Sea Shepherd sues whalers for piracy in Dutch court


Sea Shepherd has filed a suit against the crew of the whaling ship Nisshin Maru, alleging piracy and attempted manslaughter following a clash with two of the environmental group’s vessels in the Antarctic Ocean last month, their lawyers said.

“We hereby lodge a suit for piracy, violence and destruction and attempted manslaughter on Feb. 20 and 25 by Captain Tomoyuki Ogawa and the rest of the crew,” lawyers Liesbeth Zegveld and Tomasz Kodrzycki said Thursday in court documents.

The suit was filed in a court in the Netherlands because the two Sea Shepherd ships involved in the incident with the Japanese whaling fleet’s mother ship, the Steve Irwin and Bob Barker, are Dutch-flagged.

“On Feb. 20 and 25, the Sea Shepherd boats were able to prevent an illegal refuelling operation by (the) Nisshin Maru,” the lawyers said in a statement. “The Nisshin Maru’s captain then attacked these boats by repeatedly ramming them, by using water canon to flood the engine room and sabotage the engines, and by throwing explosives.”

The government-backed Institute for Cetacean Research has in turn accused the Sea Shepherd vessels of ramming the Nisshin Maru.

A similar suit was filed by Sea Shepherd in the Netherlands in 2010, but prosecutors eventually dropped the cast. Lawyers hope that the Sea Shepherd vessels’ registration in the Netherlands will help this time round.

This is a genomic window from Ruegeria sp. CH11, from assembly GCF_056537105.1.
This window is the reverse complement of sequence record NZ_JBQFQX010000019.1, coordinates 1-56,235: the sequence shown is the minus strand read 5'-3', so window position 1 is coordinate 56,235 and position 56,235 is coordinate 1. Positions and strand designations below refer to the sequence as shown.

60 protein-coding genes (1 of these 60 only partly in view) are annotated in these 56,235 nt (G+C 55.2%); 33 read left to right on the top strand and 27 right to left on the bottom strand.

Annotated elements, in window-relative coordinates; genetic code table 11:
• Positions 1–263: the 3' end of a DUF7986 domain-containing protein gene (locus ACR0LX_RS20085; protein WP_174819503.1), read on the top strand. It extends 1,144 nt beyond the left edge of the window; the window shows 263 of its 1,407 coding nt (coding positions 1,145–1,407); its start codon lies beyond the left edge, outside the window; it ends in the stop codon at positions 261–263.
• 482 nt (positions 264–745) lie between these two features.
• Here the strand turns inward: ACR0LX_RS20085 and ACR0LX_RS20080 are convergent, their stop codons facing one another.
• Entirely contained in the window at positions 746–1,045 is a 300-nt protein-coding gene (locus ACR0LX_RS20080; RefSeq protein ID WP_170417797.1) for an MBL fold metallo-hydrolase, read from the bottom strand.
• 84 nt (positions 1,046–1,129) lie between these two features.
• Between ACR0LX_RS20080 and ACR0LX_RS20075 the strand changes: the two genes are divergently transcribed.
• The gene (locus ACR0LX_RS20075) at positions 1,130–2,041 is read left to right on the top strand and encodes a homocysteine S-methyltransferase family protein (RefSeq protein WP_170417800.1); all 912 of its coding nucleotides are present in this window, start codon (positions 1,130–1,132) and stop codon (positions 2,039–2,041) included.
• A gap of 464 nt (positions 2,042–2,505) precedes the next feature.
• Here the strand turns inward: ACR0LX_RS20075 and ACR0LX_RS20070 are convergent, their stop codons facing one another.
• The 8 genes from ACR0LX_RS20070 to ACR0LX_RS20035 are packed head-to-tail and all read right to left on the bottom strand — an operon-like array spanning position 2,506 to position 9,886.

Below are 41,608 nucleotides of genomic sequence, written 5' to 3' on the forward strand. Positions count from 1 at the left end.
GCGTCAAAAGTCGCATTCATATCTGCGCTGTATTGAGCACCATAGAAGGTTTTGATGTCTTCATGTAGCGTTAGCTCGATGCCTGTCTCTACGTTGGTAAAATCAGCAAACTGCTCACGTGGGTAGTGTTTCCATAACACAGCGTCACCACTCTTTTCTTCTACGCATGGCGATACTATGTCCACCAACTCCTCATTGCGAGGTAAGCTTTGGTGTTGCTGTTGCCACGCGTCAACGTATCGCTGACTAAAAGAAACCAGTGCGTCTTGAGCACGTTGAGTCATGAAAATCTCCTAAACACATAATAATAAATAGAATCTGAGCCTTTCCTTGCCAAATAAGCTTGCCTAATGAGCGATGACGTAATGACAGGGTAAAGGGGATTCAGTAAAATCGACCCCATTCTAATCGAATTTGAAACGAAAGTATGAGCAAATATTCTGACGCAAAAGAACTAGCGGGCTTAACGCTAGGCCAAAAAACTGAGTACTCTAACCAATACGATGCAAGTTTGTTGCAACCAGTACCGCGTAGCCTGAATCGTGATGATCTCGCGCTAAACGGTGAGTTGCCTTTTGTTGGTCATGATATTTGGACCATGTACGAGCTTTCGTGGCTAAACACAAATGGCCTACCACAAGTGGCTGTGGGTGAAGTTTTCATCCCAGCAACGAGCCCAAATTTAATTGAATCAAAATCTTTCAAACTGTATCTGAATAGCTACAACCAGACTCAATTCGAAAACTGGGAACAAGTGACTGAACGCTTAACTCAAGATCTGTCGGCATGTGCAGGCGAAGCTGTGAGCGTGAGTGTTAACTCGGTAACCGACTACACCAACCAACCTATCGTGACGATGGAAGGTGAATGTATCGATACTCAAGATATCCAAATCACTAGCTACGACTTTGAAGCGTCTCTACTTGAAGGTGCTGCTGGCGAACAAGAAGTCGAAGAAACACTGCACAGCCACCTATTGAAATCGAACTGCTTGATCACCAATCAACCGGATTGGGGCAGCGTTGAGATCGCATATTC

The latest legal broadside in the long-running conflict between hardline Sea Shepherd activists and Japan’s whalers comes after the group’s fleet docked Wednesday in Australia after another bitter campaign in isolated Antarctic waters.

The Steve Irwin, the Bob Barker and the Sam Simon suffered an estimated $1 million in damage after run-ins with Japanese whaling ships since leaving port in November to disrupt the annual hunt.

In February, a U.S. appeals court labelled the Washington state-based Sea Shepherd pirates, overturning a lower court ruling against the Japanese whalers. The same court in December ordered Sea Shepherd to maintain a distance of 500 yards (457 meters) from the Japanese fleet.

The Institute of Cetacean Research and other groups are pursuing legal action in the United States, seeking an injunction against Sea Shepherd’s activities on the high seas. Japan claims it conducts vital scientific research by exploiting a loophole in the International Whaling Commission’s 1986 ban on whale hunts, but makes no secret of the fact that meat from the mammals ultimately ends up on dinner plates.

Japan defends its whaling as a cherished tradition and accuses Western critics of disrespecting its culture. Norway and Iceland are the only other nations that hunt whales in open defiance of the IWC moratorium on commercial whaling.